NYPD's Practice of Targeting Innocent Muslims to Become Informants Blasted by Civil Rights Lawyers
The New York City Police Department routinely targets innocent American Muslims for surveillance based only on their faith. That was the disturbing revellation in an exhaustive New York Times article Sunday entitled “New York Police Recruit Muslims to Be Informers,” that revealed that the NYPD "debriefing team" has conducted more than 1,000 interviews and home visits with Muslims who just happen to brush up against the criminal justice system for any reason (parking ticket disputes, invalid driving license). These interviews and "visits" have nothing to do with whatever petty crime that people who happen to come from Muslim countries are accused of. Instead, they are loaded with religiously-biased questions. The goal: to recruit Muslim informants.
According to the Times, NYPD documents show that, "religion had become a normal topic of police inquiry in the city’s holding cells and lockup facilities. Some reports written by detectives after debriefing sessions noted whether a prisoner attended mosque, celebrated Muslim holidays or had made a pilgrimage to Mecca.”
Some of the people caught in this dragnet included: An Afghani food cart vendor who dared argue about a ticket with an officer, an accounting student from Pakistan caught diring without a valid license, and an Egyptian limousine driver caught up in a prostitution sting. They and hundreds of others were eventually asked if they would be willing to eavesdrop in cafes, mosques and restaurants frequented by Muslims, the article says.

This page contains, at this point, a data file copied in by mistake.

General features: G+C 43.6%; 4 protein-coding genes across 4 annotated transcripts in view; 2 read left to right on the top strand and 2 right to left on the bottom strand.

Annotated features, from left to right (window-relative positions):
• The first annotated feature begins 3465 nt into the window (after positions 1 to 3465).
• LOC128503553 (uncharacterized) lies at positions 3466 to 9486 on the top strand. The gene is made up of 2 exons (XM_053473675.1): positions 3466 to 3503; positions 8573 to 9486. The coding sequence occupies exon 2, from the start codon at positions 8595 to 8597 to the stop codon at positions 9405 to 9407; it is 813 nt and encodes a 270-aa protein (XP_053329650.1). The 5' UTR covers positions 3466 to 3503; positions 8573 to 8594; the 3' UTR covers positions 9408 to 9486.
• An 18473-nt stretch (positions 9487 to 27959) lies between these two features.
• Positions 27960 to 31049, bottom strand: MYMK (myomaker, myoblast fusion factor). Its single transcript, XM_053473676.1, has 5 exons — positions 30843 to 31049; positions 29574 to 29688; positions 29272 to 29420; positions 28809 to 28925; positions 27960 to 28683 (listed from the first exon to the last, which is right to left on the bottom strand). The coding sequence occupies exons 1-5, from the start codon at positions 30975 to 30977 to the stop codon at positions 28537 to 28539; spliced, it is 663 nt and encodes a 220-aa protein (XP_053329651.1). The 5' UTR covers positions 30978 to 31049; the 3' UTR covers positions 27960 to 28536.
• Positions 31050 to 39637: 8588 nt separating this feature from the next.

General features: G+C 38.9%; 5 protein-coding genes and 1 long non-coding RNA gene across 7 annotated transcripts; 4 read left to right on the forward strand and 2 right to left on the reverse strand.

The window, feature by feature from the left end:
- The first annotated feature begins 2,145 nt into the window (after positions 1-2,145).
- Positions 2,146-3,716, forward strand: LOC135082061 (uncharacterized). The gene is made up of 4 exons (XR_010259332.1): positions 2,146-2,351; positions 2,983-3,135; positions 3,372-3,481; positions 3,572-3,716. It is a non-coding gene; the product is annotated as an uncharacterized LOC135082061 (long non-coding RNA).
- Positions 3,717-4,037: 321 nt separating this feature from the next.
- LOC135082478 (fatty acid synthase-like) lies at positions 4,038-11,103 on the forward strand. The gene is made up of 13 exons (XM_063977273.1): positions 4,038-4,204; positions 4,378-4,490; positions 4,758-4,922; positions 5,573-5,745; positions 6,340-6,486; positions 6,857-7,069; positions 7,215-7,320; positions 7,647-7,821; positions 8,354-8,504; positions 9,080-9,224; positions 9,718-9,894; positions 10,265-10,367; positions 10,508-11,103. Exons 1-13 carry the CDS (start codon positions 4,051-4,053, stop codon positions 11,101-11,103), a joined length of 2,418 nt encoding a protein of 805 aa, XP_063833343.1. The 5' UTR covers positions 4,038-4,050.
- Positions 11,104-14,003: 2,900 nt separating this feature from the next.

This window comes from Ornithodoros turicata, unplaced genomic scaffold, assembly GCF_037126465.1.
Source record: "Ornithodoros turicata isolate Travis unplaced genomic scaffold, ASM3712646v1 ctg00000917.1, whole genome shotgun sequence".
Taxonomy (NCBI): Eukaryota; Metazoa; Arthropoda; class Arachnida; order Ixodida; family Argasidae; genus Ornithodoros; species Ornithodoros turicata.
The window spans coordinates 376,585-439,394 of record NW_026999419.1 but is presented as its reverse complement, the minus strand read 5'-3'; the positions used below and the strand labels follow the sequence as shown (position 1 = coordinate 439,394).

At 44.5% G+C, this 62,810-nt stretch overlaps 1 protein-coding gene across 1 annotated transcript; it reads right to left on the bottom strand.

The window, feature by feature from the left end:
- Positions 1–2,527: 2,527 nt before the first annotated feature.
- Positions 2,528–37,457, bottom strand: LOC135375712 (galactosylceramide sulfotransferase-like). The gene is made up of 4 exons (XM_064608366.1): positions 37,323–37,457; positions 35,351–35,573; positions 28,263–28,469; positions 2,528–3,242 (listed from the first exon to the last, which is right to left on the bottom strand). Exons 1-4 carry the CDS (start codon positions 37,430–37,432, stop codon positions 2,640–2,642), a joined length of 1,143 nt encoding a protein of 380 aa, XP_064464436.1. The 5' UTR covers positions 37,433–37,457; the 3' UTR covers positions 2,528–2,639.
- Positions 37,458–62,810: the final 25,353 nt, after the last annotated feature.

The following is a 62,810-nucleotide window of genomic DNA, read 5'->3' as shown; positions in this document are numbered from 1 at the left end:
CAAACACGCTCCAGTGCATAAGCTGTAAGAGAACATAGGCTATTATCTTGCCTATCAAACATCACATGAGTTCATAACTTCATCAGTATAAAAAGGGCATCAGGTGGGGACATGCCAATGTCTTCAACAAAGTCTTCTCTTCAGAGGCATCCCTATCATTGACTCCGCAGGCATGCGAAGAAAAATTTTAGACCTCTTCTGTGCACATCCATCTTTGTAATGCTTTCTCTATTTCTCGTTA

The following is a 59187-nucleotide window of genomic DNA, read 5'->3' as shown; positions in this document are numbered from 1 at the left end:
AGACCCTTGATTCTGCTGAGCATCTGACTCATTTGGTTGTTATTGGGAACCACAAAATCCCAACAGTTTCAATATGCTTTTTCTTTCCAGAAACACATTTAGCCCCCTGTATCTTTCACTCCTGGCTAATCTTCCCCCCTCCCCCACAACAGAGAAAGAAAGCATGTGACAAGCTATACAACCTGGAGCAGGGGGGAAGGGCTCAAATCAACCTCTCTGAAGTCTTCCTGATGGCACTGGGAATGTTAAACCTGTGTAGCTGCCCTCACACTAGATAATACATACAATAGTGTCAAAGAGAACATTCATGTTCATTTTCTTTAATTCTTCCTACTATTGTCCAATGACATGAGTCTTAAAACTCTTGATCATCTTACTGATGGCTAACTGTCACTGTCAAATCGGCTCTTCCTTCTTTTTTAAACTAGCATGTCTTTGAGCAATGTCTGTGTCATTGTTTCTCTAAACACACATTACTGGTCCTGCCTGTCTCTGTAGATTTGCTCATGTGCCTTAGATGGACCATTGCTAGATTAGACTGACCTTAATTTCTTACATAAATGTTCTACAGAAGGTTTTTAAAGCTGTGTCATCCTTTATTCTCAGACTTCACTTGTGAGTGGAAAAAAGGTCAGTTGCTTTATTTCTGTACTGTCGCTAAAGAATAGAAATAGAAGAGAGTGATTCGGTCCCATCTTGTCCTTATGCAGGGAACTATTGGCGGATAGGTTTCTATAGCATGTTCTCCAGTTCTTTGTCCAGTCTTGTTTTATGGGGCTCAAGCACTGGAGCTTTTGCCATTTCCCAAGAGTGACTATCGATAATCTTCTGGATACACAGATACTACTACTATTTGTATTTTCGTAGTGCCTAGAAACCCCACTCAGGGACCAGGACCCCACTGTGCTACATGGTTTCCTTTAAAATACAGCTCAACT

Civil rights lawyers quickly condemned the practice in no uncertain terms. "The article makes clear that the NYPD's announcement last month that it is disbanding the Zone Assessment Unit (formerly known as the Demographics Unit) does not reflect a change in the NYPD's practice of targeting Muslims and planting informants in New York's Muslim communities without any reason to believe that members of those communities are engaged in criminal activity," stated a joint press release from the Center for Constitutional Rights and Muslim Advocates, a group working to protect the civil rights of Americans of all faiths.
The practice makes clear that the entire Muslim community has remained inherently suspect ever since 9/11, with the current head of the police department's Intelligence Division explaining it away to the Times as providing "visibility into the world of terrorism."
Bobby Farid Hadid, a former sergeant with the Citywide Debriefing Team, and a Muslim immigrant from Algeria disagreed vociferously, saying to the Times: "Why are we asking, 'Are you a Muslim? What mosque do you go to?' What does that have to do with terrorism?"
Three federal lawsuits challenging the NYPD's anti-Muslim practices are pending. The Center for Constitutional Rights and the Muslim Advocates believe that "a federal court order is the only way to ensure that the NYPD will stop its unconstitutional practices."